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This is an amazing book of philosophy and trial of Socrates, the man considered to be the Father of World Philosophy. The book is written by Plato, one of the staunch devoted pupil of Socrates and prominent ancient philosopher. The book is nothing but the translation of three of Plato’s works namely, “The Apologia”, “The Crito” and “The Phaedo” all of which have reference to the trial, imprisonment and death of Socrates.
The first part represents the trial of Socrates in the court of law at Athens, where he argues for himself at the age of seventy, on the charges against him, that he did not believe in the Gods recognized by the State and that he had corrupted the Athenian youth by his teachings. Though Socrates gives all reasonable and logical explanations to prove his integrity and innocence, the judges sentence him to 'death by poison', which Socrates obeys, as he was committed to follow the law of the land. In the second part, Plato records the visit of Crito, Simmias, Cebes and Phaedo along with many of friends and pupils of Socrates, in the prison, to offer him a secret escape. But Socrates convinces all of them against such act, as he believes in obeying the diktat of the supreme law governing Athens. The third and the last part records the final day of Socrates in the prison when he teaches the immortality of soul, its pre-existence, its journey and the law of contraries. He comes to a conclusion that death brings about liberation of his good soul to a different world of peace and harmony and hence he welcomes such a separation without any grief or pain. He finally bids farewell to his pupils, friends, family, takes a bath and drinks the poison to lie down and pass on to eternal sleep, which he calls ‘death’ or separation of the immortal soul from the moral body.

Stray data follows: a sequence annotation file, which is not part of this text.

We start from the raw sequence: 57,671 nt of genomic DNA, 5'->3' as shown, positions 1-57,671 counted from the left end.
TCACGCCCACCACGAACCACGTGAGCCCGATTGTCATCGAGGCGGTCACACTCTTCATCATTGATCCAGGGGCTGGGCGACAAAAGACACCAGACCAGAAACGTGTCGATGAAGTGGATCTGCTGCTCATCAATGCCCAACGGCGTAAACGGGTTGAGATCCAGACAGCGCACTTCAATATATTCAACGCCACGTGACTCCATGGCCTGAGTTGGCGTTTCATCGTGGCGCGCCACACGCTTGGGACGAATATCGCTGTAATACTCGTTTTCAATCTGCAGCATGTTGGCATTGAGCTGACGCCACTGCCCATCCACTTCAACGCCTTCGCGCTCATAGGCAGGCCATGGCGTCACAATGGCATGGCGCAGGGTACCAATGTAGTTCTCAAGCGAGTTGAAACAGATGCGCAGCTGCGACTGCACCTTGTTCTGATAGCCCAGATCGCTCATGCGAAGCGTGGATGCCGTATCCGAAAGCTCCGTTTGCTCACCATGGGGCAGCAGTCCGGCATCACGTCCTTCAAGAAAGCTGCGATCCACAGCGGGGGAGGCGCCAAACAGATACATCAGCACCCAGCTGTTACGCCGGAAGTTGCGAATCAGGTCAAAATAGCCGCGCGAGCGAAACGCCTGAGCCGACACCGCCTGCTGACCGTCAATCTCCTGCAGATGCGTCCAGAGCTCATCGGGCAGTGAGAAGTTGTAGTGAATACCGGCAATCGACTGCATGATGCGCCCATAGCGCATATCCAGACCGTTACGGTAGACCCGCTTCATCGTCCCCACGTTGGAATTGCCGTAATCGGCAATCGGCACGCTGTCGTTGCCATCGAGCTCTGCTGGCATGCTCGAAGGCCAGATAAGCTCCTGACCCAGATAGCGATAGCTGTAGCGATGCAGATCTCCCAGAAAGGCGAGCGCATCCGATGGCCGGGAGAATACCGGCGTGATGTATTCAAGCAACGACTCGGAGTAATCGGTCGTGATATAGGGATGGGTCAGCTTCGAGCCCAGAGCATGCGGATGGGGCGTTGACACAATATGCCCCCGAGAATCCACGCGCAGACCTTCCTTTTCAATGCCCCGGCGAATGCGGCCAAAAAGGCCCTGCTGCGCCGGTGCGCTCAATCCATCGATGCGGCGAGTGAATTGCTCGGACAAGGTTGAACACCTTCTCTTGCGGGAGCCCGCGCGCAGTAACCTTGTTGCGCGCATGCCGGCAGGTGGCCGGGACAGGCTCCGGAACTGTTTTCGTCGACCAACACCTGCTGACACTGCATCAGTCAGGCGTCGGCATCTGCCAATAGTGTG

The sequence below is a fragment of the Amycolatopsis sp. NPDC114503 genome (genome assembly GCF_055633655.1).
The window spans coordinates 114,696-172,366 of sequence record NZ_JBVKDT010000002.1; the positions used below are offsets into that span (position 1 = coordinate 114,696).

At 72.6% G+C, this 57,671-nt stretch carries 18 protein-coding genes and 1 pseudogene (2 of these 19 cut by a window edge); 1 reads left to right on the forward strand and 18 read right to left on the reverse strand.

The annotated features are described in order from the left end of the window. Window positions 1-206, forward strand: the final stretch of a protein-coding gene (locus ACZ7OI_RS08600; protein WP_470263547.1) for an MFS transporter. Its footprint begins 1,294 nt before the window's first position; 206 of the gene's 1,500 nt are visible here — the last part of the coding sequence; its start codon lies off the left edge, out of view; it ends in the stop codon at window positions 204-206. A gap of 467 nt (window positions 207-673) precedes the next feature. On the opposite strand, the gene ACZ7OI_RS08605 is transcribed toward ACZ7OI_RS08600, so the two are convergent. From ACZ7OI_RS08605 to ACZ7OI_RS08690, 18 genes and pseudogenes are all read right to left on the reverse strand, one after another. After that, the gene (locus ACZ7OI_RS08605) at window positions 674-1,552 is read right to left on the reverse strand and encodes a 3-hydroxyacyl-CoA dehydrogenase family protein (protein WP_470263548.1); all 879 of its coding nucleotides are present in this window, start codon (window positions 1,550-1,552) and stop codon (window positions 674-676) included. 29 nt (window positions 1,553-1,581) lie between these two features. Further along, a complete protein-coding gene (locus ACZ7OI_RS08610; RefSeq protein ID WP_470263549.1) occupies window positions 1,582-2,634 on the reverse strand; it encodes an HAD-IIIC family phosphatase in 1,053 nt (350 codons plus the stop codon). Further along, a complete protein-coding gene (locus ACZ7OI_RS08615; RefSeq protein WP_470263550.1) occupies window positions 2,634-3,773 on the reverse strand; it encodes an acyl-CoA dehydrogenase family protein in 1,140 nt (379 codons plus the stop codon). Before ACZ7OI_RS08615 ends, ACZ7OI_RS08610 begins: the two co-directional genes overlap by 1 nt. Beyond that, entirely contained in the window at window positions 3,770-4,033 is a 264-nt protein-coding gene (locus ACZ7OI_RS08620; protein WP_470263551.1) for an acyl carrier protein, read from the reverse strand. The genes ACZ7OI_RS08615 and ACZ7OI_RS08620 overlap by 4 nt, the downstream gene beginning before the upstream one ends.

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This is of course a must in a Philosophy college course, but the numbering of the sections is not in the typical format. Instead of page numbers usually Socratic texts are numbered in a way similar to a play, but not in this book.
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I actually read the pdf version of this, since the whole book has a lot of Intros and comments which I did not wish to read. Actually in my opinion Socrates' whole discourse could be summarized in a single sentence, but who am I to criticize an ancient Greek philosopher?
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I am going to write about the convenience of having this available as a Kindle book. I am taking an Ethics class this semester, and Plato's Apology and Crito were reading assignments. The professor gave links to read them for free from websites, but I do not care for reading from my laptop if I can help it. I downloaded this book to my Kindle so I could easily take Plato with me while waiting for doctor's appointments/during lunch breaks at work. While I have not made the leap to using e-text books(I cannot get past the assumption that it would be awkward), I am happy that my beloved Kindle can still serve some purpose in my education beyond collecting dust while I am busy writing papers and studying.